beacon near copier
iBeacon in Accessibility, iBeacon Technology, iBeacon Uses

Micro-location as an accessibility opportunity

Microlocation has begun to enter mainstream consciousness.  A micro location technology that is not designed to track a person yet allows to determine your proximity. This is not a creepy google glass invasion, iBeacons, at least as they currently deployed, do not track you, you track them. This is fantastic news for people with navigation needs such as the visually impaired. Sadly, there has been little discussion or use-case work on how it could be incorporated into being effective indoor navigation. Being able to discover what is around you on a reliable basis is a big promise of the internet of everything, combined with services that allow you to opt-into would allow users to know the state of objects or services.

iBeacon does not carry payload, if the operator allows its position to be mapped you can know with a high degree of accuracy where you are—an iBeacon will not tell you your are standing next to the men’s bathroom. However, taking the next step with the user subscribing to a “location” content service the user could elect to find nearby bathrooms, or simply room numbers. Additional information a user may opt into could be status changes, so when a bathroom is out of operation the operator would simply stick up a virtual yellow sign saying “Out of order” much as is done now physically.

Extra work for personnel?, In some ways yes, but identifying such status information in a BIM scenario also allows building administration to be informed of the “out-of-order” bathroom status. So now we have a use case scenario that not only aids a visually impaired individual to locate and determine status but the building operator is also aware of  the building state. Awareness has multiple benefits, some are obvious to the operator/owner of the iBeacon others could be as valuable to other users as long as the information’s not locked away or provided to you if you surrender your anonymity.

The anonymity aspect is important. Users should not be obligated to use a “store app” and be logged in to obtain location positioning and subsequent navigational information. User should not be subject to the “notified of special offers” or other marketing payloads or tracking unless they opt into that component.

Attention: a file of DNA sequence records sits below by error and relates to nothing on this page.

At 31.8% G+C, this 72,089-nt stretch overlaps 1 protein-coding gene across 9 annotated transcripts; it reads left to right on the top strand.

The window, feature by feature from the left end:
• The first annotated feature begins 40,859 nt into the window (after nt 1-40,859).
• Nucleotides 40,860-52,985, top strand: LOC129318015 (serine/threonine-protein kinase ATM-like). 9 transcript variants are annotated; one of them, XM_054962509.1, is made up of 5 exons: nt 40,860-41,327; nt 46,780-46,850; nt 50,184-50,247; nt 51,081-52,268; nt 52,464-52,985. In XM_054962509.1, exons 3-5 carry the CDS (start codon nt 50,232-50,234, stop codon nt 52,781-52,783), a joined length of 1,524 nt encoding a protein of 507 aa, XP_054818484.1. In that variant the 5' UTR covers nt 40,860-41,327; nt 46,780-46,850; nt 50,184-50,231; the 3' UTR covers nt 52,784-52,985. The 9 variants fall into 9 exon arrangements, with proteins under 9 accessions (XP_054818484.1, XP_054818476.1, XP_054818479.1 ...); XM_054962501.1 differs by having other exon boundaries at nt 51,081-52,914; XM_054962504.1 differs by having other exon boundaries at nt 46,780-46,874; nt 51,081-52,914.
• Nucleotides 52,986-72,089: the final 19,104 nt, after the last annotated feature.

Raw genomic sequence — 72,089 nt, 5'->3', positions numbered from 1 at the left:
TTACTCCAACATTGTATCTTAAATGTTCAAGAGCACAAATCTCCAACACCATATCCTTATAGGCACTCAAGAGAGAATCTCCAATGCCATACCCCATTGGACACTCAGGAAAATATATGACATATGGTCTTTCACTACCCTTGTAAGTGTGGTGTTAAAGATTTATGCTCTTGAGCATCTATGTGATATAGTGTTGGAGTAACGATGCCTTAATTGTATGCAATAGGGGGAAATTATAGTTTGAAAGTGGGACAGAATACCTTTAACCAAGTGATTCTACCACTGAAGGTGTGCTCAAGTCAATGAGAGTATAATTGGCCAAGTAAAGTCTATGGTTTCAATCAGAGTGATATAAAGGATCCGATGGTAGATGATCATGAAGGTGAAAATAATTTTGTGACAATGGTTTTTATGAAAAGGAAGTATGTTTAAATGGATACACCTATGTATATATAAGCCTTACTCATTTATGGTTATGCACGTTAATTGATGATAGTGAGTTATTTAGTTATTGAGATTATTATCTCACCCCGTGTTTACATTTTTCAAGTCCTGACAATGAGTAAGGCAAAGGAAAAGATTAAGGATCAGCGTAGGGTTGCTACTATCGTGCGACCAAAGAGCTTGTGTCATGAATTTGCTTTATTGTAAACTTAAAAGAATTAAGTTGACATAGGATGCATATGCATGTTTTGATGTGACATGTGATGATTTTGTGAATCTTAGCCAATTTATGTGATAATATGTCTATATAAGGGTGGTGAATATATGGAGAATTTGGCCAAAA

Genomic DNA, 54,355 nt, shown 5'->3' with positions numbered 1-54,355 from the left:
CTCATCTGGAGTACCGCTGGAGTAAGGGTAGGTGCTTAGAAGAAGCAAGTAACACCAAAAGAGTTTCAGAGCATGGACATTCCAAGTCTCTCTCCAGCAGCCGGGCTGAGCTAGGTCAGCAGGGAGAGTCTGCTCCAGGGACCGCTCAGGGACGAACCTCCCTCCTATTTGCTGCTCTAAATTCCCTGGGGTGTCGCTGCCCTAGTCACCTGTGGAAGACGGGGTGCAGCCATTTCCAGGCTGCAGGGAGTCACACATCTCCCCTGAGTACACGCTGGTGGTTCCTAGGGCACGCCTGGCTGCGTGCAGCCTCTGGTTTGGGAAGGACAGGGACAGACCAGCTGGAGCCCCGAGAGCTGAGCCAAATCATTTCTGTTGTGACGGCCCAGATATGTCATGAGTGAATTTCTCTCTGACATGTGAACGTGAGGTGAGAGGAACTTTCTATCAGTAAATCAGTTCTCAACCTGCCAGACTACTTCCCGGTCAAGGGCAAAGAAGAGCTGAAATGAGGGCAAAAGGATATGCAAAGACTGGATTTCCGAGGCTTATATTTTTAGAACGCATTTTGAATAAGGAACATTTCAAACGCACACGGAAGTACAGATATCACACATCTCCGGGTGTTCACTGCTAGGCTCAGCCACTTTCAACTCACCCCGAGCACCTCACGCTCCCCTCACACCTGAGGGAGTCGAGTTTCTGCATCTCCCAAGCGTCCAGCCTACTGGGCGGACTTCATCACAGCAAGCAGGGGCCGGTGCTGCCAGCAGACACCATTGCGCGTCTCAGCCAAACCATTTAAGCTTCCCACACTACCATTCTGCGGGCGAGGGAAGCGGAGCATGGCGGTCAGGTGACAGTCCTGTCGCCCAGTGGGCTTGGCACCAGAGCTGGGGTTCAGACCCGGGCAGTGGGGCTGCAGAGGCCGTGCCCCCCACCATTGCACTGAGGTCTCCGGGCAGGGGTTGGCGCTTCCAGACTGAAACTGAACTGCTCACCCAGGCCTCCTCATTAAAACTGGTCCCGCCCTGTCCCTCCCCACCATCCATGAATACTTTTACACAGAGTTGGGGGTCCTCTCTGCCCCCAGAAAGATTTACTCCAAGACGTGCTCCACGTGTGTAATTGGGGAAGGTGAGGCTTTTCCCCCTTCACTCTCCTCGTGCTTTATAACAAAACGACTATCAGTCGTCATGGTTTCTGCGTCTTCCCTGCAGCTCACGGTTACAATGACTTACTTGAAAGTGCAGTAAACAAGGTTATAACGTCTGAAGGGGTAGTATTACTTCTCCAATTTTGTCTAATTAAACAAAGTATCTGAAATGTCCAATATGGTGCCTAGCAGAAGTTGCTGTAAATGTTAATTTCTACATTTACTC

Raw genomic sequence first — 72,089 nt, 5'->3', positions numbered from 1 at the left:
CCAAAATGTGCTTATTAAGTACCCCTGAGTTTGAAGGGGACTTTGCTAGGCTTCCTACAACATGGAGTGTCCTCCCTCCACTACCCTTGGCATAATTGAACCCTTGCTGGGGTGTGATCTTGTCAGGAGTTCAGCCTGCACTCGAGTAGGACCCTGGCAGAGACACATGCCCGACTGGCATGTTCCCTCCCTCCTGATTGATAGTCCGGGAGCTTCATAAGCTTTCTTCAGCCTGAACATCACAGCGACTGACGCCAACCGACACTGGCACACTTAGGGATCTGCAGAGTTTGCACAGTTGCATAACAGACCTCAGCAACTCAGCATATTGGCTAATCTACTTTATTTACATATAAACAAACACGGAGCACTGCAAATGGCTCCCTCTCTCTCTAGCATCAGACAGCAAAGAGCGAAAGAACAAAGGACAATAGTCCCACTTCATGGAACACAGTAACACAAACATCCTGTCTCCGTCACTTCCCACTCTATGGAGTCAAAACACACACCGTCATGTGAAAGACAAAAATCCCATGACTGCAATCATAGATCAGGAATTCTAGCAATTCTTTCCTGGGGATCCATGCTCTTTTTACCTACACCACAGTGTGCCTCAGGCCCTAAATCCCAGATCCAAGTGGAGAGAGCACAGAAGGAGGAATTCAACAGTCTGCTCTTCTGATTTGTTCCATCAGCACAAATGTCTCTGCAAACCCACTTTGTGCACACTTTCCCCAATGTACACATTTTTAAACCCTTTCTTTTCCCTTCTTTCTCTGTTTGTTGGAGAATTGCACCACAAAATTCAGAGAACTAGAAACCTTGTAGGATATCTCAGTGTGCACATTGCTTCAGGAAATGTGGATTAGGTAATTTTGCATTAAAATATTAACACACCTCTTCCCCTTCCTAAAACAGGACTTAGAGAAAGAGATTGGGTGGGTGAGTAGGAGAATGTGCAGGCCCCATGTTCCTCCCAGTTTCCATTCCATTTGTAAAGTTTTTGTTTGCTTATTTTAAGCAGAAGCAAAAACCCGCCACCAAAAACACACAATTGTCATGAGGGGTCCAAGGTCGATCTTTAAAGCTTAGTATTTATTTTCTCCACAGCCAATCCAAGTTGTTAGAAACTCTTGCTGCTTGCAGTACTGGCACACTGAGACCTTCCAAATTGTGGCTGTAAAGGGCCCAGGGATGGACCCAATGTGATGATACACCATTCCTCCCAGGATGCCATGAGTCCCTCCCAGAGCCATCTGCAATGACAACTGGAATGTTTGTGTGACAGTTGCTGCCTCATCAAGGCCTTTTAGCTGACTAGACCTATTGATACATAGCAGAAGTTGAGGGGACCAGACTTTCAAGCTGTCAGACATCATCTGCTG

The iBeacon is about being able to broadcast cheaply the location of an object. Lets hope that as part of this awareness Apple ensures that services also share socially relevant information.

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iBeacon in Accessibility, iBeacon Technology, iBeacon Uses

Using iBeacon in Different Settings

Is iBeacon living up to it’s full potential?

iBeacon is considered “the indoor GPS”. It is an indoor positioning system that allows you to connect to it with your Apple of android device and then use it as an extremely accurate and precise GPS. iBeacon has the potential to unlock doors upon approach, notify you if your bike or car is no longer in the garage, give you tours of museums, locate restrooms or buildings, and notify you of your surrent location in relation to your final destination. iBeacon has most commonly been used to provide shoppers with coupons, deals, and shopping suggestions based on the popular consumer preference, but is iBeacon progressing in the most beneficial direction, which is to help the disabled?

iBeacon and non-retail settings

iBeacon has been used a location tool in parking garages to help people find their cars, the exit, and the entrances to buildings. If someone who is in a wheelchair can’t remember what floor they parked on, the specific location of their car, or their hearing aids, it may be very hard for them to navigate around in order to find it. That is where iBeacon comes in. Its ability to pinpoint specifically, down to inches, a range of things all the way from a car down to a tiny hearing aid, is revolutionary. iBeacon has the potential to help the visualy impaired locate certain buildings and even elevators or restrooms in the buildings. With the accuracy that iBeacon is capeable of, it could drastically change the lives of those who are visually impaired. Unfortunately, the main use right now for the iBeacon is simply to benefit consumers at retail stores. Although iBeacon’s obvious perks are things like cars and buildings, the most amazing capability is the ability to locate things such as hearing aids. Those are things that are often misplaced, and if an individual is visually impaired, they would be difficult to locate.